Driving is something that many of us will do throughout our lifetime, and whether we learn to drive when we’re young, or we do it later in life, there’s so many benefits and much freedom that can come from owning a car. You can go anywhere you want, and you’re not limited to as and when you go. So here are a few things worth knowing when you want to learn how to drive.
Figure Out Your Budget
Learning to drive is costly, and regardless of when you do it, the cost of driving will still be the same. Depending on who you go with and your area, you could be looking at £20-£30 per driving lesson, so it’s worth knowing what your budget is and what you have to work with. There are also more intensive courses that you can do over a short period of time so that you are in a position to do your theory and pass quicker than usual. These intensive courses can cost hundreds of pounds, and so it’s worth factoring this in if you’re in a position to spend a little more. Bare in mind that you have to factor in purchasing a car, paying for insurance, and any other additional things you’ll buy for your car.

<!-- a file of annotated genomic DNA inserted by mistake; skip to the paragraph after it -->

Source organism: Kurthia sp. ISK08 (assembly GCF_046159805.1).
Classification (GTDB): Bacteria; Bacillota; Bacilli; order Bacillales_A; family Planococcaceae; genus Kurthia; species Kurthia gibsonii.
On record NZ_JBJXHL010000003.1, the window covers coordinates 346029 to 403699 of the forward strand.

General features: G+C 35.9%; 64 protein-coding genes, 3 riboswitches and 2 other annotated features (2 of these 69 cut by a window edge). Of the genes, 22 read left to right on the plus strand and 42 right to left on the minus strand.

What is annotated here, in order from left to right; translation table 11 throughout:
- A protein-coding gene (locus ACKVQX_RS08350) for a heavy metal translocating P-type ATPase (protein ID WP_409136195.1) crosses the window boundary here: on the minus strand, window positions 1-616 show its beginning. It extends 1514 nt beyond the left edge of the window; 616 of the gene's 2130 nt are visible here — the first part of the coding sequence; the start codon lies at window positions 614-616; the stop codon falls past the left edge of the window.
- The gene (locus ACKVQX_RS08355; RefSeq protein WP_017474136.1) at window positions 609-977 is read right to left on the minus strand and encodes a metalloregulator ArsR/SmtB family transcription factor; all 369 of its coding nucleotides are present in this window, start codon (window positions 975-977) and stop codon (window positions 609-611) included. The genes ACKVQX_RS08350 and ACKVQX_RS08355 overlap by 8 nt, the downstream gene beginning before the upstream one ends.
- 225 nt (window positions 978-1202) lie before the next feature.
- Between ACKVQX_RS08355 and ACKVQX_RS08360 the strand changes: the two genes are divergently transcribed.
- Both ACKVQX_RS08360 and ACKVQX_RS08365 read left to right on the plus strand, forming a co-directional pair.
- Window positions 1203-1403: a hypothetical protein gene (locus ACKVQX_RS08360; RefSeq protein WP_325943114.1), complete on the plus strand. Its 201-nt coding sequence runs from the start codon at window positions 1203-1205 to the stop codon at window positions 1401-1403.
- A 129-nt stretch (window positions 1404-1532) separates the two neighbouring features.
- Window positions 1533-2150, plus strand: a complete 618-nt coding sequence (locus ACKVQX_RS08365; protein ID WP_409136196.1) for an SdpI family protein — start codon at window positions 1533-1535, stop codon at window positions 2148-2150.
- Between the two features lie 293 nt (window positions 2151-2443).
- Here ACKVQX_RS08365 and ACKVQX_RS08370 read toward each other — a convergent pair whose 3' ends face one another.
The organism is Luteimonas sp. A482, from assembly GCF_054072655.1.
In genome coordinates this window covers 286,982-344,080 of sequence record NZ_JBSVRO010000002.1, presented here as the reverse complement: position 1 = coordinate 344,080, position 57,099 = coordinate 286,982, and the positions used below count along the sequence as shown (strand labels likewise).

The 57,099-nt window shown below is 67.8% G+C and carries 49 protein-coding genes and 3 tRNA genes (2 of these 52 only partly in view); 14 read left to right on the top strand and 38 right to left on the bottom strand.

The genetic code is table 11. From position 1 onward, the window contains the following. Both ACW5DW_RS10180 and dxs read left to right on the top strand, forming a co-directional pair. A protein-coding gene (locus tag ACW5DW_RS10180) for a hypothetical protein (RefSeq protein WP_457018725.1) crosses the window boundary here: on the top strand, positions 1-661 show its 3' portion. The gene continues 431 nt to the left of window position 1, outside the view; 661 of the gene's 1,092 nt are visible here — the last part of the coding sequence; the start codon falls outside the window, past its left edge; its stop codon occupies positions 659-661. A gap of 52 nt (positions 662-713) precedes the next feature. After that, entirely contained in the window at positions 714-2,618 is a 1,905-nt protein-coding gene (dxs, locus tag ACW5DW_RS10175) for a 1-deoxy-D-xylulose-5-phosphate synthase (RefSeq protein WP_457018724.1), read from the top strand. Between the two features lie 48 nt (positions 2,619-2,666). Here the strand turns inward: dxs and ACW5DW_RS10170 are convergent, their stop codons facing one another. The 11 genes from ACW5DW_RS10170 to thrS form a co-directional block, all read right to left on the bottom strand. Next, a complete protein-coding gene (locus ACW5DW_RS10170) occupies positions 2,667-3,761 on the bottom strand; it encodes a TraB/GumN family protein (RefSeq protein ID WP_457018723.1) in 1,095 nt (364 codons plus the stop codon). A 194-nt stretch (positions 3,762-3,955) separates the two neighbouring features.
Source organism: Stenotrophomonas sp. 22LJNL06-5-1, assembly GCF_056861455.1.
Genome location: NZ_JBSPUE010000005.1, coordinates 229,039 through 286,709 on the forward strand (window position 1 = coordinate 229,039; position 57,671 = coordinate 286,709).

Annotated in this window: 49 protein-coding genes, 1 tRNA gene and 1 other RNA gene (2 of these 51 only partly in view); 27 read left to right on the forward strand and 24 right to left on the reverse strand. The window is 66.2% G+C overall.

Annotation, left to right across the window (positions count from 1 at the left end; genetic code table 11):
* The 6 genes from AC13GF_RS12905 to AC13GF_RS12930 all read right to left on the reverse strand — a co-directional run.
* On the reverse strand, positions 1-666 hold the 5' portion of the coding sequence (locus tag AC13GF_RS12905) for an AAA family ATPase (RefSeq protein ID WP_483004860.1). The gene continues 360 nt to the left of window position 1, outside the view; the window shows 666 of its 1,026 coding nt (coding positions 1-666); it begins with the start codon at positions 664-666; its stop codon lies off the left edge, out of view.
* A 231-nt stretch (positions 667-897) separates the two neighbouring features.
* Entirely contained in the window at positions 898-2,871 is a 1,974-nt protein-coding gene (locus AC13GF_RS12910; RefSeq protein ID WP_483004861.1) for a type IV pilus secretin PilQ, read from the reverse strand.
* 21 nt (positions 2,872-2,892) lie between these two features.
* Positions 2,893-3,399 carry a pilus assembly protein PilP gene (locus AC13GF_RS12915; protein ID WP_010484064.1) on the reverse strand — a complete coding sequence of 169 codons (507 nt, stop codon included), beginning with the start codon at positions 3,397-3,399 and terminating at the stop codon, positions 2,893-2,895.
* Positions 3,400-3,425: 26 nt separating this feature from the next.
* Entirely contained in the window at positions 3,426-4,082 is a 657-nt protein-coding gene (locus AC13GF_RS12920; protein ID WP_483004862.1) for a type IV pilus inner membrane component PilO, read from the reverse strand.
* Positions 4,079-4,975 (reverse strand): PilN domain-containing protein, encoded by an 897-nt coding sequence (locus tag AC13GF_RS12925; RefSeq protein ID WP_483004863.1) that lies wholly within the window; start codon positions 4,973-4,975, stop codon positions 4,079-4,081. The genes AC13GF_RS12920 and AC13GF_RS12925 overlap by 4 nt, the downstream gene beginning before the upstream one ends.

Think about the money you have available now and how much you’ll need to take driving lessons, do the theory and pay for the test. That way, you can help spread the costs with the money that comes in each month. If you’re wanting to drive but don’t have a huge income, then you can always ask friends and family for money on birthdays and at Christmas. There are also some car finance options out there, should you need it.
Research Local Teachers